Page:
WMFE is Central Florida's primary provider of NPR programming on 90.7 FM and Classical Music on 90.7 HD2. Part of the community since 1965, WMFE focuses on providing quality national and local news and programming. We inspire and empower all Central Floridians to discover, grow and engage within and beyond their world.
Support for 90.7 WMFE is provided by

Hurricane Watch Issued For Carolinas Ahead Of Category 4 Florence

A satellite image shows Hurricane Florence bearing toward the coast of North Carolina. The storm is predicted to make landfall as a major hurricane late this week.

Stay up to date on coronavirus coverage: Listen to WMFE on your radio, the WMFE mobile app or your smart speaker — say “Alexa, play NPR” or “WMFE” and you’ll be connected.

Hurricane Florence “is expected to be an extremely dangerous major hurricane through Thursday night” – and the Category 4 storm has now triggered a hurricane watch for all of North Carolina and part of South Carolina, the National Hurricane Center says.

Florence is packing maximum sustained winds of 130 mph, with higher gusts, the hurricane center said in its 8 a.m. ET update. At the time, the imposing storm was 405 miles south of Bermuda.

Florence is expected to hit the Carolinas and Virginia late Thursday or early Friday. It’s currently predicted to make landfall somewhere north of Wilmington, before its center heads inland toward Raleigh and Durham. As of 8 a.m. ET, the hurricane was moving west-northwest at 15 mph, with maximum sustained winds of 130 mph.

The storm will pick up additional strength as it passes over ocean water with sea surface temperatures of up to 85 degrees, the National Hurricane Center said.

The large and powerful hurricane has prompted evacuation orders in North and South Carolina and Virginia, as officials urge residents in coastal and low-lying areas to prepare for strong winds, a deep storm surge, and a deluge of rainfall that could last more than 24 hours.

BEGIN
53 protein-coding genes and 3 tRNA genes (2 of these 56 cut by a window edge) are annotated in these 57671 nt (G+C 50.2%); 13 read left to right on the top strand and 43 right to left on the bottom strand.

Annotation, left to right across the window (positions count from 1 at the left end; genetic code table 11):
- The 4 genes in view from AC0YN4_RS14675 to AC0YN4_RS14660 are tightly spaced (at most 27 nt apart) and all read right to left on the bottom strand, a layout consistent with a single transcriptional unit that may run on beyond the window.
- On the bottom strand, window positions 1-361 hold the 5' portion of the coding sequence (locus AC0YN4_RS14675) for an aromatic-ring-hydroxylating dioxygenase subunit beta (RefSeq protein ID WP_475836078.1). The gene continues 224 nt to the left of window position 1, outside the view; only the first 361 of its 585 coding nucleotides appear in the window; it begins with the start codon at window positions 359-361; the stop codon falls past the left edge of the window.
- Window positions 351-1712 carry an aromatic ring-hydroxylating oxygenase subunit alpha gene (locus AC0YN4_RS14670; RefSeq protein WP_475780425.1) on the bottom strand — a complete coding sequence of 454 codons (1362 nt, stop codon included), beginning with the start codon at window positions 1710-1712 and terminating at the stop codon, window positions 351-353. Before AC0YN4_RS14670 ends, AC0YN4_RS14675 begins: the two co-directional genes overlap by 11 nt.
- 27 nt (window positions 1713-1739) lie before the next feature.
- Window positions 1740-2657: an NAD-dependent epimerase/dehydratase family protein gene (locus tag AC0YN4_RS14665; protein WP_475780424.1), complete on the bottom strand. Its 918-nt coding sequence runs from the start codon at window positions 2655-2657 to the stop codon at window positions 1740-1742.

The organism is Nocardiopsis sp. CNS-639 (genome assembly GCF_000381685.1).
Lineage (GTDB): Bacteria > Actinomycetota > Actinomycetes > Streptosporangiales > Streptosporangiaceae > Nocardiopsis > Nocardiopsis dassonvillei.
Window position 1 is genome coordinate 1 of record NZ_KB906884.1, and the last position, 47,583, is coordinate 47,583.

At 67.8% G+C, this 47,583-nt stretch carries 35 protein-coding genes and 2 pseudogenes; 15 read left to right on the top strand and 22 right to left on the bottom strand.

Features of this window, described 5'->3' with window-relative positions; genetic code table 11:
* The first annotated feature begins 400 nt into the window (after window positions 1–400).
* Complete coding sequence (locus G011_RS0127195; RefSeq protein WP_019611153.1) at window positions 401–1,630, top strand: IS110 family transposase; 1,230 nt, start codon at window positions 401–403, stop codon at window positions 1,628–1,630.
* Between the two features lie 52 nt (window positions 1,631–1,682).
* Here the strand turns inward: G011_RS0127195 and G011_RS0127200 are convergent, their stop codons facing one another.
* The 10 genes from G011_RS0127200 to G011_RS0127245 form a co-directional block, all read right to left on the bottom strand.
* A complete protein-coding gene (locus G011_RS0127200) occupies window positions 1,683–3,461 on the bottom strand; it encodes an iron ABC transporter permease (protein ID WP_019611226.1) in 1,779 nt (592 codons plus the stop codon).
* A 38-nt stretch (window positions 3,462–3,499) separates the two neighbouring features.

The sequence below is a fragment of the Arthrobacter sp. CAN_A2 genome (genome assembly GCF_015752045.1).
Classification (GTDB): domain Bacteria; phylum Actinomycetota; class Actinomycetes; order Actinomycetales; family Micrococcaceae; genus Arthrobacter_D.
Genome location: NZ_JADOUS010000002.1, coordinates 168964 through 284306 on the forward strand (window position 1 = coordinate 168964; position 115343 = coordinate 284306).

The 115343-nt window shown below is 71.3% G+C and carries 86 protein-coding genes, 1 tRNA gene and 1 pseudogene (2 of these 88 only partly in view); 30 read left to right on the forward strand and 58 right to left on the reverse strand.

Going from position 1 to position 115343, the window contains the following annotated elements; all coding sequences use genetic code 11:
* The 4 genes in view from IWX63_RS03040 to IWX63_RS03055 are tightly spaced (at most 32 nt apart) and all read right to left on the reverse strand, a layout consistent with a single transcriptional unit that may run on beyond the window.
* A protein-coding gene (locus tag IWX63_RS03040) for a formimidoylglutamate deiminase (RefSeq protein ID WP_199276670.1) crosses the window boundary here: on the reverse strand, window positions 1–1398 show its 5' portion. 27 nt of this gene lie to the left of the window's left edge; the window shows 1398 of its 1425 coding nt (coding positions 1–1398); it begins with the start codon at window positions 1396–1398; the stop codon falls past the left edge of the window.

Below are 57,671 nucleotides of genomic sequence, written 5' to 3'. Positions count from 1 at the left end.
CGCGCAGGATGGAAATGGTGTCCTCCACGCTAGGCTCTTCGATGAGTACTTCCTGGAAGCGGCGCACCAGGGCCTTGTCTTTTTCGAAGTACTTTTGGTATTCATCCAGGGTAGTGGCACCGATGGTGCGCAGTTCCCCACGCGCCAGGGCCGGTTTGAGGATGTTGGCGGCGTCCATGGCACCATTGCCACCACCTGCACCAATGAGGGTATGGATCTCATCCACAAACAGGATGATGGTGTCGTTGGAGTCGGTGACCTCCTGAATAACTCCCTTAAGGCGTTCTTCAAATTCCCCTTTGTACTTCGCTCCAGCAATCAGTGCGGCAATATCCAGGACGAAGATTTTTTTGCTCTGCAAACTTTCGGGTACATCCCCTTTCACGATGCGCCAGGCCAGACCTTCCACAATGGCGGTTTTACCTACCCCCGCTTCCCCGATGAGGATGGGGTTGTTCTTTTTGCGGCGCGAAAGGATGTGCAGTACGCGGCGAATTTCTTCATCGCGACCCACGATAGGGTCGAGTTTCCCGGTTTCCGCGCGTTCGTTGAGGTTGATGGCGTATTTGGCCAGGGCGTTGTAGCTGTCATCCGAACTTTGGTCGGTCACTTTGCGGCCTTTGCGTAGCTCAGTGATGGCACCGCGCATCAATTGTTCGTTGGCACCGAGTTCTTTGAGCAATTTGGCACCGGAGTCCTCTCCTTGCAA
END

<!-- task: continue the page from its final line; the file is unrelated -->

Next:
Florence will bring a perilous risk of flooding to a broad area, and its wind and rains will also bring downed trees and other destruction to areas in its path, the hurricane center said.

“All the rainfall we’re going to have, plus you talk about the wind — that means a lot of trees coming down, it’s a lot of power outages, a lot of impacts with this system,” NHC director Ken Graham said on Tuesday.

The hurricane watch notice is significant because it signals the opening of a 48-hour window for the expected first arrival of tropical-storm-force winds. After that point, it would be difficult for people in the storm’s path to either finish preparations or flee affected areas.

On Tuesday morning, data from an Air Force Reserve hurricane hunter aircraft found that Florence’s sustained winds had weakened somewhat from the 140-mph speeds reported earlier. But the storm is expected to restrengthen over the next day or so.

A hurricane watch is now in effect for hundreds of miles of the U.S. East Coast, from Edisto Beach in South Carolina up north to the North Carolina-Virginia border. Tropical storm conditions could hit those areas by Thursday morning, forecasters say.

 

If it makes landfall as predicted, Florence could become the northern-most Category 4 hurricane to hit the U.S. since records were first kept in 1851. It’s expected to strike far above the point where Hurricane Hazel arrived close to the South Carolina/North Carolina border in October 1954.

In addition to strong winds, Florence brings the threat of a devastating storm surge – as high as 6-12 feet in the area from Cape Fear, N.C., to Cape Lookout, N.C.

“Prolonged and exceptionally heavy” rains will also inundate parts of the coast and inland areas, the National Hurricane Center said:

“Florence is expected to produce total rainfall accumulations of 15 to 20 inches with isolated maxima to 30 inches near Florence’s track over portions of North Carolina, Virginia, and northern South Carolina through Saturday. This rainfall may produce life-threatening flash flooding.”

Florence is expected to stall over North Carolina and slowly make its way across the state and into southwestern Virginia. The hurricane center predicts a “heavy rainfall event, which may extend inland over the Carolinas and Mid-Atlantic for hundreds of miles.”

Overnight, Florence went through an “eyewall replacement cycle,” Senior Hurricane Specialist Stacy Stewart said in an update from the hurricane center on Tuesday.

“That’s good news and bad news,” he said. “It’s weakened, but unfortunately the eye has expanded out to a diameter now of about 30-35 nautical miles.”

Stewart added, “We’re going to have a fairly stable, powerful hurricane with the potential for some additional slow strengthening over about the next 24 hours.”

Copyright 2018 NPR. To see more, visit http://www.npr.org/.

Get The 90.7 WMFE Newsletter

Your trusted news source for the latest Central Florida COVID-19 news, updates on special programs and more. Support our extended coverage.

GET THE LATEST

WMFE Journalistic Ethics Code | Public Media Code of Integrity

TOP